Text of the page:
As I mentioned in a previous post, Midleton became the name of a a settlement in eastern County Cork only in 1670 when King Charles II granted a charter of incorporation to St John Brodrick, the local landlord, and thereby set up the town of Midleton as a parliamentary borough. Today as you approach Midleton from either Cork or Waterford, the visitor will notice large signs giving two names – Mainistir na Corann 1180 and Midleton 1670. It seems odd that a town should have two foundation dates, but actually the town only has one foundation date – 1670. The other date refers to the foundation of a Cistercian monastery on the site in 1180.
As a schoolboy in Midleton one of the earliest things I learned was the name of the town in Irish – Mainistir na Corann. We were told that this meant ‘the monastery of the weir.’ It was explained that there was a monastery where the town was now built and, to my great disappointment, it had disappeared long ago.
Much later I learned that the monastery was not as old as St Colman’s monastery at nearby Cloyne, St Declan’s monastery in Ardmore, County Waterford, or St Carthage’s important monastery at Lismore, also in County Waterford. Midleton only really paid attention to the pre-1670 heritage in 1980 when the parish celebrated the foundation of the monastery eight centuries earlier, in 1180. There was an exhibition of books and manuscripts from the library of the nearest Cistercian monastery – Mount Mellary in County Waterford. A small monument was put up in the town and a booklet published to commemorate the foundation. And that, basically, was it.
One thing we didn’t do was highlight the remains of the monastery because there is nothing left of it. It seems that the last remnants were swept away to pay for building St John the Baptist Church (Anglican) in the 1820s. Quite literally the Cistercian abbey has, it seems, been wiped from the face of the earth and is only commemorated in the Irish name of the town. But to confuse matters, when the Christian Brothers came to Midleton to run a school in the 1860s, they were settled at part of the former Hackett’s Distillery on the Mill Road. It was remarked then, and since, that this was the site of the medieval monastery. Certainly there’s a weir nearby, and the Cistercians had owned the site at Broomfield up to the Reformation. But I’m suspicious – did someone get their facts about the precise location of the abbey mixed up, or did the facts arrive after the arrival of the Christian Brothers? When your town or locality doesn’t have a local history society to promote considered and careful research (and knowledge) then stories will come about that make no sense.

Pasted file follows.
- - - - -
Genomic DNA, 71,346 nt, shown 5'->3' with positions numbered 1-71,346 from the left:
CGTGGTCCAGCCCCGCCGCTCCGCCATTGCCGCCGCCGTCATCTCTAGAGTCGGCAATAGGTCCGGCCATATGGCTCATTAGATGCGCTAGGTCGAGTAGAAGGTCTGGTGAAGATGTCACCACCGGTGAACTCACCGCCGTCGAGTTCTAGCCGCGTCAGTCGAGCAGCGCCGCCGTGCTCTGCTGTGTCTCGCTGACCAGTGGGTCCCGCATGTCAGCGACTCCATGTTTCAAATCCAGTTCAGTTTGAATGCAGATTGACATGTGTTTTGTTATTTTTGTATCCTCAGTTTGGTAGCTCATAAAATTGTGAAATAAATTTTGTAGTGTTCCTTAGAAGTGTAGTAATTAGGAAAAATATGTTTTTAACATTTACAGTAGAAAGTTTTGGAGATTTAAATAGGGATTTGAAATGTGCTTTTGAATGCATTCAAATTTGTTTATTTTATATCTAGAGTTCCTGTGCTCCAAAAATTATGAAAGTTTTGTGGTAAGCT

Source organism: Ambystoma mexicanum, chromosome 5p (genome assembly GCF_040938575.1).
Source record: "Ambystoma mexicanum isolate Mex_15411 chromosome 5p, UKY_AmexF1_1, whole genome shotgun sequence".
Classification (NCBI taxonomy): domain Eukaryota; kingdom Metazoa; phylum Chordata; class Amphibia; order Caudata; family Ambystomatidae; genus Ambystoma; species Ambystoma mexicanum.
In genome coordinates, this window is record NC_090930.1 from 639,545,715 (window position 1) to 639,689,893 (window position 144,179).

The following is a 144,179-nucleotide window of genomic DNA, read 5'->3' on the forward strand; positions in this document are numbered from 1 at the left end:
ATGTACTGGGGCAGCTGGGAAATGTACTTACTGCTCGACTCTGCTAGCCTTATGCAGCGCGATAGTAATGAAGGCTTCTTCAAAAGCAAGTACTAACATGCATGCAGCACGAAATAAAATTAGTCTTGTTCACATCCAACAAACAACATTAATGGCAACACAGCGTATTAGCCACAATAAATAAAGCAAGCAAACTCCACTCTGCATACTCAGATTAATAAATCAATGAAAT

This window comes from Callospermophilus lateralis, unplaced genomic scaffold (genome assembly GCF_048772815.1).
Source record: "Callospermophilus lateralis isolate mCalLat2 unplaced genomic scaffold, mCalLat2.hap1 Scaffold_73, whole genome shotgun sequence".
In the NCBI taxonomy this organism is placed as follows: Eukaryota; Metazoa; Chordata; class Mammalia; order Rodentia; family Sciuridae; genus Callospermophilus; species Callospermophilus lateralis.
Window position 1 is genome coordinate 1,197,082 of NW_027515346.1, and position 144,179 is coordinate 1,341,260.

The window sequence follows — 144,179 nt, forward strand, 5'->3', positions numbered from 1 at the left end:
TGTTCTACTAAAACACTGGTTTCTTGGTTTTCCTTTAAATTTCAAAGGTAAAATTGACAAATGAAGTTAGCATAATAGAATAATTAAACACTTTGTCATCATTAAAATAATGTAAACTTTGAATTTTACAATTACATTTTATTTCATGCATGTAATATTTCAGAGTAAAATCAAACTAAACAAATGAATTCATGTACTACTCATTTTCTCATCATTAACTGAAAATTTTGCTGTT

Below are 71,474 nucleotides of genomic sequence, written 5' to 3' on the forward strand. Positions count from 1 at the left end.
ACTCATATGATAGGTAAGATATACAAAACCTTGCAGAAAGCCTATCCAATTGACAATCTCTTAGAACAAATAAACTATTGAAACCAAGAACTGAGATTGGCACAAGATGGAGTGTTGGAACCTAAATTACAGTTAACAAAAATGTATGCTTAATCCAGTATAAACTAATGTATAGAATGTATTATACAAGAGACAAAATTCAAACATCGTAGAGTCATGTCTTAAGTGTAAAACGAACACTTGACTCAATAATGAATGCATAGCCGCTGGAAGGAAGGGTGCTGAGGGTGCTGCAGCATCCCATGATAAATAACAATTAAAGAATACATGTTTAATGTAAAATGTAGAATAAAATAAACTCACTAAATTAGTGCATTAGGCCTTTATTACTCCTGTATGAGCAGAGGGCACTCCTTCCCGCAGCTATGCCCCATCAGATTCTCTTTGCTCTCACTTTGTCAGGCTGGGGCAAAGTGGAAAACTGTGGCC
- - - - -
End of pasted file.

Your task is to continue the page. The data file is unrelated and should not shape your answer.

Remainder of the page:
The foundation of the Cistercian abbey is also repeatedly ascribed to the Anglo-Normans (my paternal ancestors), who arrived in Ireland in 1169 and only took Cork in the later 1170s. So the foundation by ‘Redmond Barry’ was thought to be correct – it’s given by Samuel Lewis in his Topographical Dictionary of Ireland (1837). This is specious nonsense – but it is repeated ad nauseam, even on the Wikipedia entry for Midleton. This early period is little studied due to lack of surviving documents – but in the 1940s this myth of a Norman foundation was firmly debunked by Denis O’Sullivan in the Journal of the Cork Historical and Archaeological Society.
What I am going to do is explore Midleton before Midleton, just to set the record straight, and throw in a few ideas of my own. If I upset anyone still clinging to outmoded ideas, tough! History is about revision – not for the mere sake of revision, but to gain a more accurate picture of the past. I do hope you’ll join me on this exploration.